Wednesday, November 30, 2011

St. Andrew the Apostle

St. Peter and St. Andrew were brothers. St. Peter was martyred in Rome and St. Andrew was martyred in Greece. They represent the “two lungs” of the Church, West and East. On this day the Pope traditionally sends representatives to Constantinople to celebrate the feast, and on June 29, the Feast of Sts. Peter and Paul, the Eastern Church reciprocates by sending representatives to Rome. We have prayed this month that the riches of the Eastern Catholic Churches may be better known and esteemed by Roman Catholics. Let us pray today that this in turn will lead to full unity between the Catholic Church and the Orthodox Church. Our reflection is from part of a homily that Pope Benedict gave on this day when he personally visited Constantinople.

The two brothers, Simon, called Peter, and Andrew, were fishermen whom Jesus called to become fishers of men. The Risen Lord, before his Ascension, sent them out together with the other Apostles with the mission of making all nations his disciples, baptizing them and proclaiming his teachings (cf. Mt 28:19ff.; Lk 24:47; Acts 1:8).

This charge left us by the holy brothers Peter and Andrew is far from finished. On the contrary, today it is even more urgent and necessary. For it looks not only to those cultures which have been touched only marginally by the Gospel message, but also to long-established European cultures deeply grounded in the Christian tradition. The process of secularization has weakened the hold of that tradition; indeed, it is being called into question, and even rejected. In the face of this reality, we are called, together with all other Christian communities, to renew Europe’s awareness of its Christian roots, traditions and values, giving them new vitality.

Our efforts to build closer ties between the Catholic Church and the Orthodox Churches are a part of this missionary task. The divisions which exist among Christians are a scandal to the world and an obstacle to the proclamation of the Gospel. On the eve of his passion and death, the Lord, surrounded by his disciples, prayed fervently that all may be one, so that the world may believe (cf. Jn 17:21). It is only through brotherly communion between Christians and through their mutual love that the message of God’s love for each and every man and woman will become credible. Anyone who casts a realistic glance on the Christian world today will see the urgency of this witness.

Tuesday, November 29, 2011

Who Saint Andrew was, according to Benedict XVI

In his catechesis on June 14, 2006, Benedict XVI reflected on the Apostle Andrew. He explained the meaning of his name, his role among the apostles and the story of his martyrdom. 


Continuing our weekly catechesis on the Church’s apostolic ministry, today we consider the figure of the Apostle Andrew. According to John’s Gospel, Andrew was the first Apostle to be called by Jesus; he then brought his brother, Simon Peter, to the Lord. The fraternal relationship of these two great Apostles is reflected in the special relationship between the sister Churches of Rome and Constantinople.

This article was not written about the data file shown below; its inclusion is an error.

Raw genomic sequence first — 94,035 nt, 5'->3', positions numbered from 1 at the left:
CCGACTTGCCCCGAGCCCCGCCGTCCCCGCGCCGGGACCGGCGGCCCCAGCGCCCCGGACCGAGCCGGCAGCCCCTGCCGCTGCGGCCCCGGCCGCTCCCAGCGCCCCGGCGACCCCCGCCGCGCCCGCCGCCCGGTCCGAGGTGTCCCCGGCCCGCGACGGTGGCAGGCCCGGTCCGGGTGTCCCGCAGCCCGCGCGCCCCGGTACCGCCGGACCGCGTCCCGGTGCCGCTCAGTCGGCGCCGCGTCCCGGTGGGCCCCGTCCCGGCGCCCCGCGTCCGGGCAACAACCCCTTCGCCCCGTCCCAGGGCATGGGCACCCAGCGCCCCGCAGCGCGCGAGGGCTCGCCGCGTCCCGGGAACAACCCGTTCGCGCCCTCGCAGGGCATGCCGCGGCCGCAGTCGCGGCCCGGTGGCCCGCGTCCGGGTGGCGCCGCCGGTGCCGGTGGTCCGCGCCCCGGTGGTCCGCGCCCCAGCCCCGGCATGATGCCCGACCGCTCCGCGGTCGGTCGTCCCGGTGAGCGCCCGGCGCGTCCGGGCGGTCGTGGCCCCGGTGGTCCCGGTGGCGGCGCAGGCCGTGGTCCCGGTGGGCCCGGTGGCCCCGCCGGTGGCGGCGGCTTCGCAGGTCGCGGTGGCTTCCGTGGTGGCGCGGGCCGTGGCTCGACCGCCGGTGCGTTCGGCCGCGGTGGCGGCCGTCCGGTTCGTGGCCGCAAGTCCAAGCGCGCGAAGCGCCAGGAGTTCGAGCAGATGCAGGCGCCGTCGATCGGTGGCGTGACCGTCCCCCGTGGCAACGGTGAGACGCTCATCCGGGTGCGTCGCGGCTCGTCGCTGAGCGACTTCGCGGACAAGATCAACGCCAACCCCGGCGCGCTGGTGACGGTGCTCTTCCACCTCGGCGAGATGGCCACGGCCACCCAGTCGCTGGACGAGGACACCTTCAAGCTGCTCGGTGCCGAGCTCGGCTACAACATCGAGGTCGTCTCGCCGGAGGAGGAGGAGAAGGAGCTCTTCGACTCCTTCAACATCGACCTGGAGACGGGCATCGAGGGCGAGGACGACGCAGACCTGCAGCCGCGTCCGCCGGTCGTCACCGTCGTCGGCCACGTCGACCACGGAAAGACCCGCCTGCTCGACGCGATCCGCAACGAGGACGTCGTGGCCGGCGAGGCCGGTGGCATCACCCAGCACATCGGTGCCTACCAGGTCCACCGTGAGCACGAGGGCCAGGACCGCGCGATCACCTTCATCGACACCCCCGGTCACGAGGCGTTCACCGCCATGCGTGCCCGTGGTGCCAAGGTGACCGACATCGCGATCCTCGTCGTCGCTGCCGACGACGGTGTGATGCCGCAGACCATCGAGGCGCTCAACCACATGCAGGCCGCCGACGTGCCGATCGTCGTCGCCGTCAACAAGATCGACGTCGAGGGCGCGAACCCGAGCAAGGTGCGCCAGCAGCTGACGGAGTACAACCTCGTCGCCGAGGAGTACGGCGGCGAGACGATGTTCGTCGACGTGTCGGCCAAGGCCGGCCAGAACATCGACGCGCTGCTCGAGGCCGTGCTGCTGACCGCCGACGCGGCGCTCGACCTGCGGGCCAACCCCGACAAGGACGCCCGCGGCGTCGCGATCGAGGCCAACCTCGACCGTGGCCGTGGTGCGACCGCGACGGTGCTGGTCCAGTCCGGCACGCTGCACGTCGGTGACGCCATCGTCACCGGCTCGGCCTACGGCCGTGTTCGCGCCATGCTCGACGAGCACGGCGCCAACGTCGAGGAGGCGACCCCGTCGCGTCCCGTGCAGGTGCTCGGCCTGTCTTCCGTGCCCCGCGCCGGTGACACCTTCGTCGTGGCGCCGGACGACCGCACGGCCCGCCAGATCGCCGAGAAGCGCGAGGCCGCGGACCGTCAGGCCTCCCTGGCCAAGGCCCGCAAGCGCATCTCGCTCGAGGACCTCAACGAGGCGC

The name "Andrew" is Greek, and in the Gospel of John, when some Greeks wish to see Jesus, it is Andrew, with Philip, who brings their request to the Lord. Jesus’ response, with its reference to the grain of wheat which dies and then produces much fruit (cf. Jn 12:23-24), is a prophecy of the Church of the Gentiles, which would spread throughout the Greek world after the Lord’s Resurrection and the outpouring of the Holy Spirit. According to some ancient traditions, Andrew preached the Gospel among the Greeks until he met his death by crucifixion. 

His example inspires us to be zealous disciples of Christ, to bring others to the Lord, and to embrace the mystery of his Cross, both in life and in death.

The Jesse Tree - Fall of Man - November 29

November 29
Symbols: Tree with Fruit or Apple
The parents of the human race, Adam and Eve, disobeyed God's command in the Garden of Eden, thereby commiting the original sin, resulting in the closing of the gates of Heaven to mankind.

Even after this sin, man was not abandoned by God. God promises a Messiah and Redeemer: "I will put emnity between thee and the woman, and thy seed and her seed: she shall crush thy head, and thou shalt lie in wait for her heel (Gen 3:14)." He tells us of a "New Adam" who will have victory over sin.

This victory of Christ has given us greater blessings than those which sin had taken from us. God permits evil in order to draw forth some greater good: "O Happy Fault, whereby we have merited so great a Redeemer (Exsultet)."

Recommended Readings: Genesis 3:1-7, 9, 14-29, 23-24

Monday, November 28, 2011

A Million Roses for the World - Day 43

The Jesse Tree - Adam and Eve - November 28

 Symbols: Tree, Man and Woman

Adam and Eve are the first ancestors of the human race. Christ is called the "second" or "new Adam" because He ushered in the new creation by forgiving sin and restoring humanity to the grace of God's friendship lost by original sin. Mary, because she is the mother of the eternal Son of God made man, is called the "new Eve," the "mother of the living" in the order of grace.

Recommended Readings: Genesis 2:7-9; 18-24

Monday of the First Week of Advent